• Sustaining phase - I disagree here about increasing the endowment to offset any budget growth. This entire line of thinking is wrong. You would have no control when the money comes in to the endowment, hence you can't choose to grow it 10 million to offset an increase of 5 million in the budget. There would of course be contingencies to plan for future growth but endowment can not and should not be treated as an easy go-to piggy-bank. The yields have to be set in stone and made independent. An alternative strategy is focusing on alternative revenue sources and annual fundraiser to fill the gaps in the budget, the entire point of having an endowment is to have a stable set income that remains at a constant. The alternative source like the annual fundraiser can be re-evaluated, increased/decreased, revised and be left at a variable. The two are totally different types of income that should be treated as such.

Specific recommendations-

  • Initial target of $250 Million while the endowment is kept open-ended. Achievable in 10 years and then de-prioritised.
  • Endowment staff, a sub-department under fundraising separate from annual fundraising staff.
  • Oversight committee, along with investment managers run the fund independently.
  • Endowment established as a separate trust, a legal entity that is independent.
  • Board resolutions should be proposed to start this process off or present a strategy by a set date. (it is taking too long)

Thanks. Theo10011 (talk) 21:28, 2 December 2015 (UTC)

this is very good. however, i would suggest the analogy to a university is a good one, or say the smithsonian institution; i do not see WMF as hybrid tech company, rather it has an non-profit educational mission enabled by software. the crowd sourcing is a means to an end. but the disagreement is more about how they spend the money on mission, than in the financial support infrastructure.
i would suggest a target of 2-3 % is too low. historically, 5% is used; 50 year experience is 6%, and some argue for 4%. by eschewing market risk, you are taking on inflation risk. the cost of servers may be declining, but the cost of people and real estate is rising. Slowking4 (talk) 20:39, 23 December 2015 (UTC)

How should we select members of the Wikimedia Endowment Advisory board?[edit]

For some context here: We looking for advice about the size of the Advisory Board, how many people should be on it, what skills we should be looking for in the members, how they should be selected and how long the terms should be. Thanks! --Lgruwell-WMF (talk) 17:49, 21 January 2016 (UTC)

Please keep it to a small group, say three or at most five. I'd think the main goal would be to oversee what the Tides Foundation is doing with investing the money and a secondary goal would be to oversee (perhaps that's too strong) the fund-raising part. But I assume the main oversight of the fundraising is going to be by the WMF Board. A financial background would be helpful and there probably should be somebody who has worked with an endowment before. Get Jimmy Wales - he certainly knows about Wikipedia and has some knowledge of finance. Smallbones (talk) 19:44, 26 January 2016 (UTC)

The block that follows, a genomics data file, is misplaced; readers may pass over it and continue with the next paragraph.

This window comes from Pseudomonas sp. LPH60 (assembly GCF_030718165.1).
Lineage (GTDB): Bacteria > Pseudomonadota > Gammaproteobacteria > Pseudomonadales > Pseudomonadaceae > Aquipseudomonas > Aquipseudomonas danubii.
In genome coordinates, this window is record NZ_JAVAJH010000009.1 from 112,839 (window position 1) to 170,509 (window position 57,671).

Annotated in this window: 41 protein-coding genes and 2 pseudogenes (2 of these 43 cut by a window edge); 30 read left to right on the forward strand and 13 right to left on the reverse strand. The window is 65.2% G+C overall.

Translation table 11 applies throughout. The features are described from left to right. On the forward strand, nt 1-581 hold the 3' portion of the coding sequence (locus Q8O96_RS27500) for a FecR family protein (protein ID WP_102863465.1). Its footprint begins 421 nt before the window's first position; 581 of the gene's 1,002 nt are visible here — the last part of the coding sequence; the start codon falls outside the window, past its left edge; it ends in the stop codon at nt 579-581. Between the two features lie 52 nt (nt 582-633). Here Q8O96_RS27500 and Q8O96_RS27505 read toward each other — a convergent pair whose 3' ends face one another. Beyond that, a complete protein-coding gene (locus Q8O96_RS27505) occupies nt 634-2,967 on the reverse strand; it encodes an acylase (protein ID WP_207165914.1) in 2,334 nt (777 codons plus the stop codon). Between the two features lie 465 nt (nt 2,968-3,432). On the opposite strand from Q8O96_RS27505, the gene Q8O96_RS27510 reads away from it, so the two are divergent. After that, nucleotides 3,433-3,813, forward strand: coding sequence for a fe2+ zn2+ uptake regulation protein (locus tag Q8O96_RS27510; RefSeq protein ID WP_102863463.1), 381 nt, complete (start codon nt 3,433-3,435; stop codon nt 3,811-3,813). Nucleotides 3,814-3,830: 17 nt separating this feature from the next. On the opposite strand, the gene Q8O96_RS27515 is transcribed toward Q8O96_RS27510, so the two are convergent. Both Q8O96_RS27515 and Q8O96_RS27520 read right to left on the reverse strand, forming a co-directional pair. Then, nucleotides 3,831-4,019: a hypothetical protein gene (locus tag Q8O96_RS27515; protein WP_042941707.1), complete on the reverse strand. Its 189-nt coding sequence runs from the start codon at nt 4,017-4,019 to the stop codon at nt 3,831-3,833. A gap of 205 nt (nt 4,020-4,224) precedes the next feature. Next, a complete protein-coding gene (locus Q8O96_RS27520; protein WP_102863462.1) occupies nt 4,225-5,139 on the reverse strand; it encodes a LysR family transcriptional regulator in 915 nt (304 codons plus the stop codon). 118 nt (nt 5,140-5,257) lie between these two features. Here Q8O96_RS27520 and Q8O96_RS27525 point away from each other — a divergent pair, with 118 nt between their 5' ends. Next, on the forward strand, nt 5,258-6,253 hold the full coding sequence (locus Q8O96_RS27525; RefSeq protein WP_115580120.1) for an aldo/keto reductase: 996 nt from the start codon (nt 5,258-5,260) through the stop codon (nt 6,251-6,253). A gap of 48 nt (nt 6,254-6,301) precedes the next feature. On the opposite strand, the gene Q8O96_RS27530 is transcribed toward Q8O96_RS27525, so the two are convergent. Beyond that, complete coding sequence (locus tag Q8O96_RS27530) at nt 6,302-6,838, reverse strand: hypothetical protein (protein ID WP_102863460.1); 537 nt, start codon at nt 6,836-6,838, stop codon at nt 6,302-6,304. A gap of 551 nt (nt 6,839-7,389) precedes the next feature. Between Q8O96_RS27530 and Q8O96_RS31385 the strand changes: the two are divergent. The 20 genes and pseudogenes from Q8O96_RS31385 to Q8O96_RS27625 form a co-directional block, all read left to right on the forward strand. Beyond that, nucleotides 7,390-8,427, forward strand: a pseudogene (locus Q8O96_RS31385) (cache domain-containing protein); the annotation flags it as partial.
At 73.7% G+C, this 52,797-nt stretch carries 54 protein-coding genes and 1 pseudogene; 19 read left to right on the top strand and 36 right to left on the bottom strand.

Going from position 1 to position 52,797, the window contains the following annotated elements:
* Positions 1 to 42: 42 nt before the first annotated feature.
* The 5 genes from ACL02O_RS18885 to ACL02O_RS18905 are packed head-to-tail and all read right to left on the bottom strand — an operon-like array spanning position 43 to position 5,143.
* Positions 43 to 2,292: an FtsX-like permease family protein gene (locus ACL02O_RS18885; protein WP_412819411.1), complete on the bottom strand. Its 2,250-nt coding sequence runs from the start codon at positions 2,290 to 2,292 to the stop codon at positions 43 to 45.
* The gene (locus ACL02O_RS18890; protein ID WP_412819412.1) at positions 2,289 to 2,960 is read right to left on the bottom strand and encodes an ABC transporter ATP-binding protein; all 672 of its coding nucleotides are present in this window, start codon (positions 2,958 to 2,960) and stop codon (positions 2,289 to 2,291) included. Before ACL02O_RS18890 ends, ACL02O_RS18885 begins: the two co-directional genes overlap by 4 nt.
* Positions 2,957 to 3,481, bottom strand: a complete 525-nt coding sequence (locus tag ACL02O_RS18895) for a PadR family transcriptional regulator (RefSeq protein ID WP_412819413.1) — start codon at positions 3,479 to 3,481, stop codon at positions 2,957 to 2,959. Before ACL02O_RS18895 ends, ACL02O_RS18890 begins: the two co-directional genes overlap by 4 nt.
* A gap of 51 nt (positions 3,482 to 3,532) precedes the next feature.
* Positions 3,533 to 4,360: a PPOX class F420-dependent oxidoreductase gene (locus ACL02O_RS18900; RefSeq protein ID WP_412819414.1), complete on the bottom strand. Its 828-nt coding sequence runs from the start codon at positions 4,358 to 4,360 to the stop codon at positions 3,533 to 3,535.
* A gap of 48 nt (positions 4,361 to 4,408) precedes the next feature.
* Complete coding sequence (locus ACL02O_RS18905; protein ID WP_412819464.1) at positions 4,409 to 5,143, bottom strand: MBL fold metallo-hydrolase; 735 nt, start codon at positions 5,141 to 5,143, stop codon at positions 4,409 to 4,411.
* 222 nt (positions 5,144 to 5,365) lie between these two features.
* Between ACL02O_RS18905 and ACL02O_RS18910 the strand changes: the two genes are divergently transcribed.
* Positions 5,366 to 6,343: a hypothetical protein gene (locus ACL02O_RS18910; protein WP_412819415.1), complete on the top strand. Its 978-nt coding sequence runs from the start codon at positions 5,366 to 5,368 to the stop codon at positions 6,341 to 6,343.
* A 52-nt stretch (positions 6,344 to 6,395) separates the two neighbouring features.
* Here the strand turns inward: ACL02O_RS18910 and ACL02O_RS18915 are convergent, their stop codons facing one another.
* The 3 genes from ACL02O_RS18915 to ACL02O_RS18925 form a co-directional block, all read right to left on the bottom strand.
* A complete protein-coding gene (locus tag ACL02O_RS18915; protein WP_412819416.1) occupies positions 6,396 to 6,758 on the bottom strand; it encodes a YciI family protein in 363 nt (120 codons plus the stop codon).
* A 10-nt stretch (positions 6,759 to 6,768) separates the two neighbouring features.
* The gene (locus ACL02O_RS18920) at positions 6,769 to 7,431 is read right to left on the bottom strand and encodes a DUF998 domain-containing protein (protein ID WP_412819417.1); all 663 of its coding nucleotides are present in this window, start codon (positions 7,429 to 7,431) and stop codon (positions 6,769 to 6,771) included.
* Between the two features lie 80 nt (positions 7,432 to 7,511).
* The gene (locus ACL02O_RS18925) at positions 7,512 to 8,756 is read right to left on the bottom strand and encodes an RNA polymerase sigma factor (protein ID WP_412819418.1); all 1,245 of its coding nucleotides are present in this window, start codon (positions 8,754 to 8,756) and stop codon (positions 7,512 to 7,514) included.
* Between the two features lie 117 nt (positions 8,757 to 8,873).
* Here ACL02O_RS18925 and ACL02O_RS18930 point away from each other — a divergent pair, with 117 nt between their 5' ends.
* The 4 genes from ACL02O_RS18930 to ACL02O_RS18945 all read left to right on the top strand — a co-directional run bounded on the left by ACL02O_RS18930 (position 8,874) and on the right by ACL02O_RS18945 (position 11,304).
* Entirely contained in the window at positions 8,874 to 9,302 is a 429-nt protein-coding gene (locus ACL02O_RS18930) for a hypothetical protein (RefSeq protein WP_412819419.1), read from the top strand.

I am thinking the same way about this, Smallbones. I think we would want Endowment advisory board members to 1) Help us raise the fund. Connect us to people who might be interested in making a gift to the endowment, host dinners with potential donors, etc. 2) Oversee the investment of the fund. 3) Make decisions about the future structure of the fund going forward (When and if we should spin it out of Tides into another type of structure). --Lgruwell-WMF (talk) 17:59, 27 January 2016 (UTC)

A few thoughts: From my perspective, endowment funds, because they are intended to ensure financial stability for an extended period, demand comparatively conservative, risk-averse investment strategies that are broadbased and not dependent on one or a small number of industries. I'd look for at least one person who has some experience overseeing an existing non-profit's endowment fund that is doing well, at least one or two experienced Wikimedians who have a sound financial background (I'm going to be bold and say Smallbones might well be a good candidate!), and would suggest giving little weight to people whose investment history has a focus on venture capital markets. Successful endowment funds tend to stay away from really unpredictable sectors like venture capital. Yes, there's always the chance of a big win; but there's also the chance of a big failure, and a significant hit on the endowment fund could have serious repercussions such as having endowment fund donations dry up. Risker (talk) 01:52, 1 February 2016 (UTC)

I would like to know what form of committee are we talking about here?
There are three "board committees" (Governance, Audit, HR) whose voting members are all on the WMF board. These are sub-committees of the Board [there are non-voting community members on the Audit committee however]. There are also "Community committees" that are empowered by the Board (FDC, Affcom, Language, Research) whose voting members are from the community [although the research and language committees have WMF staff on them they were added because of their volunteer role not their staff role; the FDC and Affcom both have non-voting board observers].